This article originally appeared on musictechweb.com. A blog I created about music technology.
NPR has released a very engaging series on the future of music and technology that explores a lot of the ideas that I had been considering as of late. Live music collaboration over the web was one of the topics they recently touched on. They describe how two artists that live on separate coasts of the United States have been able to collaborate due to new technology that has surfaced in the past couple years. Recently an online service similar to the one that I had in mind has launched in beta but the services sound very promising.
Dan Zaccagnino is co-founder and co-CEO of Indaba Music, an online community that allows musicians to meet and collaborate with fellow musicians. He says there are about 100,000 people who have joined the service.
Once registered, a musician can look for others to collaborate with asynchronously. For example, a bassist may upload a bass track and search for people who can fill out his rock song with guitar, drums and vocals. Those musicians can then record their own tracks for the bassist and upload them to the same recording “session.”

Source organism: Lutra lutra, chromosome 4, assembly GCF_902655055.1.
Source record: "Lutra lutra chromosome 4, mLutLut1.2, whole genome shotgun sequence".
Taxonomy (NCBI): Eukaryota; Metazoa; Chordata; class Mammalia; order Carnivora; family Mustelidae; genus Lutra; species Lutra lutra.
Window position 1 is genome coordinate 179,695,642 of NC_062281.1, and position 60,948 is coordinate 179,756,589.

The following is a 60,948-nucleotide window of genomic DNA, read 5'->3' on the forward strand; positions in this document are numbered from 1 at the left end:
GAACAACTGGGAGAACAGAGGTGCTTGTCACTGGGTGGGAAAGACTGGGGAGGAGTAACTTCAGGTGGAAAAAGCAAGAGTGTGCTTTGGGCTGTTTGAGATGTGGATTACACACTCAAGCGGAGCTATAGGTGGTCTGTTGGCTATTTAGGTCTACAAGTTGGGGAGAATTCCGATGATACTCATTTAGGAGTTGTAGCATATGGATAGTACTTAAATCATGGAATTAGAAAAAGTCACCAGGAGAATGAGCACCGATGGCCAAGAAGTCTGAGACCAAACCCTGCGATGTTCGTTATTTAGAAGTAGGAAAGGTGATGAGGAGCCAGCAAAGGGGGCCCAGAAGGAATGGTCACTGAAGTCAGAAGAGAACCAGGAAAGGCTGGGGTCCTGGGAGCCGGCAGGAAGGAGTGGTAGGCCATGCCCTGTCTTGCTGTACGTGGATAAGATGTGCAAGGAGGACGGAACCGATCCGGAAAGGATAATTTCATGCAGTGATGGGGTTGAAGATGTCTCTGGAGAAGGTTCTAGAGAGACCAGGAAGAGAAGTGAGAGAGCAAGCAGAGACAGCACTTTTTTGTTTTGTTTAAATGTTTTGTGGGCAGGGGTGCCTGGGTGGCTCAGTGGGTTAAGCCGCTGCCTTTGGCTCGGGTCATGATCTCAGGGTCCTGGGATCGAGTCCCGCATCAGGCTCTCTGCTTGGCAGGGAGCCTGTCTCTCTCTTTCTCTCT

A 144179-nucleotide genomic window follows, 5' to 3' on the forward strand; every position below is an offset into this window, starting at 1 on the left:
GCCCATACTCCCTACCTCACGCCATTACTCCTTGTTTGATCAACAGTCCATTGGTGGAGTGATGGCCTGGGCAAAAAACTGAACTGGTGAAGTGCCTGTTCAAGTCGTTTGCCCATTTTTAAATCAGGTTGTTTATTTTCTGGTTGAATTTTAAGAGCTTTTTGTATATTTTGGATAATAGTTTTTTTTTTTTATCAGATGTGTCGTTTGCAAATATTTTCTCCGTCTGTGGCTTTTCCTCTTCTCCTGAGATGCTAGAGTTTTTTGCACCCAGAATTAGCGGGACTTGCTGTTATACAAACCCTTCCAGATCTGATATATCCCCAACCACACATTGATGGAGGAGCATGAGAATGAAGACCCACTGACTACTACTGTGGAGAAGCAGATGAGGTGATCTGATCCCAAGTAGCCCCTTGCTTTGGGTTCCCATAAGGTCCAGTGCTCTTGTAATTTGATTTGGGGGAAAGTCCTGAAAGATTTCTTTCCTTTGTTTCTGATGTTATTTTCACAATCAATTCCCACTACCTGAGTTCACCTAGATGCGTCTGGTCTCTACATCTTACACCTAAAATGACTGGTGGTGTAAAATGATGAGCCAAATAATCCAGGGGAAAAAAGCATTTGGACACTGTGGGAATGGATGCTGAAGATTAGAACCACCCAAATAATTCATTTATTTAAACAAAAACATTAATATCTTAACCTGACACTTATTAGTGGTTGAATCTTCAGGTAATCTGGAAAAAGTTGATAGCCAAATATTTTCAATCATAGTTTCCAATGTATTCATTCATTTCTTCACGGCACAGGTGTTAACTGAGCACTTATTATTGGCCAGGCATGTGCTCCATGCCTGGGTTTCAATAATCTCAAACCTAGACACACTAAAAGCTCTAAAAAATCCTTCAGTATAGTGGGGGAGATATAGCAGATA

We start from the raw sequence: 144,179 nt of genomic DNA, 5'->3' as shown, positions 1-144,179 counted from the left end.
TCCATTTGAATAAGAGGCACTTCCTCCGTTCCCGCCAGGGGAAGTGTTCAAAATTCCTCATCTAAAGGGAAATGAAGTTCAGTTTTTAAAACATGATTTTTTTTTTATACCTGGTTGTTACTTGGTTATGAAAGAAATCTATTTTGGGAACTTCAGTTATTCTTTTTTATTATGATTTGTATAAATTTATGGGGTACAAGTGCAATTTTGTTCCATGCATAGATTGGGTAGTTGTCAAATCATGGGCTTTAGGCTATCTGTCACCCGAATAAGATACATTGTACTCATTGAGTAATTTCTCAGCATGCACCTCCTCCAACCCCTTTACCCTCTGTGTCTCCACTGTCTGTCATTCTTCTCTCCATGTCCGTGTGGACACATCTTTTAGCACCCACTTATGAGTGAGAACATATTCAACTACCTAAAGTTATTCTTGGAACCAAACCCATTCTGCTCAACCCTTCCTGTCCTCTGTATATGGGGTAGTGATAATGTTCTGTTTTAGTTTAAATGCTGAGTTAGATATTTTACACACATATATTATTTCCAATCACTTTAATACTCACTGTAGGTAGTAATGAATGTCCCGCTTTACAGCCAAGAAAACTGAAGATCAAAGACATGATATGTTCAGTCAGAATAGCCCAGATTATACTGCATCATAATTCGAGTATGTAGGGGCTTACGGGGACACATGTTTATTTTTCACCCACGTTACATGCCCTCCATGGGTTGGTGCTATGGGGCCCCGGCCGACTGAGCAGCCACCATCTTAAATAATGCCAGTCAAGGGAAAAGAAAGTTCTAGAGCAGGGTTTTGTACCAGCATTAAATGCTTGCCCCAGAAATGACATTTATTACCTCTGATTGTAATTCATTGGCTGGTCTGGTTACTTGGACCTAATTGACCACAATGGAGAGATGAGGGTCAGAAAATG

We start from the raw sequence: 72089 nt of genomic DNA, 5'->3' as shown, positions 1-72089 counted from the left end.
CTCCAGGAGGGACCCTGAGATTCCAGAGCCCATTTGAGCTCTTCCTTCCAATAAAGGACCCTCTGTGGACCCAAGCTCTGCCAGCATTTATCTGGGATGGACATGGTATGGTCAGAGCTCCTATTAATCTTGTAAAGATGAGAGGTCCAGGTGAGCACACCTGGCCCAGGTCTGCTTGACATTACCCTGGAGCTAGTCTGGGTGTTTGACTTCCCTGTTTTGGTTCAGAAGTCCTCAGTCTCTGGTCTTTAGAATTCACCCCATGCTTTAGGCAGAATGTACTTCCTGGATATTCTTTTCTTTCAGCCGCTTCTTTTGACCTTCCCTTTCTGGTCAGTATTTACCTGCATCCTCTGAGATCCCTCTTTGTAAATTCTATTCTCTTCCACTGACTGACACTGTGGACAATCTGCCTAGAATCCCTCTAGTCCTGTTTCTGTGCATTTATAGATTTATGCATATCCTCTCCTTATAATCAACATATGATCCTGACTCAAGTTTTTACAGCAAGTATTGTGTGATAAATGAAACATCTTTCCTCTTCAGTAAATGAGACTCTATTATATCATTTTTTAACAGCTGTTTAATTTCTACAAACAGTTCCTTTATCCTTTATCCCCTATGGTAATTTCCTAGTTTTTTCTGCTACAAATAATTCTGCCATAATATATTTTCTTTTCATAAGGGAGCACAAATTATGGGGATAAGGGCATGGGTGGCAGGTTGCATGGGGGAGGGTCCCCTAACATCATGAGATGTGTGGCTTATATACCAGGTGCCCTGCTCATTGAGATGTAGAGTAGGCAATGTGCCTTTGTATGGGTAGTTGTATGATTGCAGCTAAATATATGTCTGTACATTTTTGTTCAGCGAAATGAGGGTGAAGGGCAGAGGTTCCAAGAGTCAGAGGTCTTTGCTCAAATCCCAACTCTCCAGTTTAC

“It’s really supposed to be a flexible platform for people to collaborate however they want to,” Zaccagnino says.
Zaccagnino demonstrated one session started by a synthesizer player in New York. The keyboardist found a drummer online — both lived in New York, but the two had never met before — to lay down a beat. Other players then joined the session: a guitarist from the U.K. and vocalists from both sides of the Atlantic Ocean.
Now all they need to do is figure out how these artists can release their music together and reap the benefits of their collaboration. I have taken a gander at the site myself and plan to start using it although I currently have a project going on locally. Exploring all music avenues in life has been something I have been very keen on for some time. Its very easy for one to get engaged into their current band but I think without exploring other avenues of music that do not fit the band, one can become very frustrated creatively. Sometimes some of my ideas just don’t fit within the confines of the current group I am collaborating with. This service will hopefully provide a way for more musicians to explore these creative avenues that otherwise fall into the abyss.
I’ll follow up with my thoughts on the service in a few weeks after I have collaborated in a couple sessions.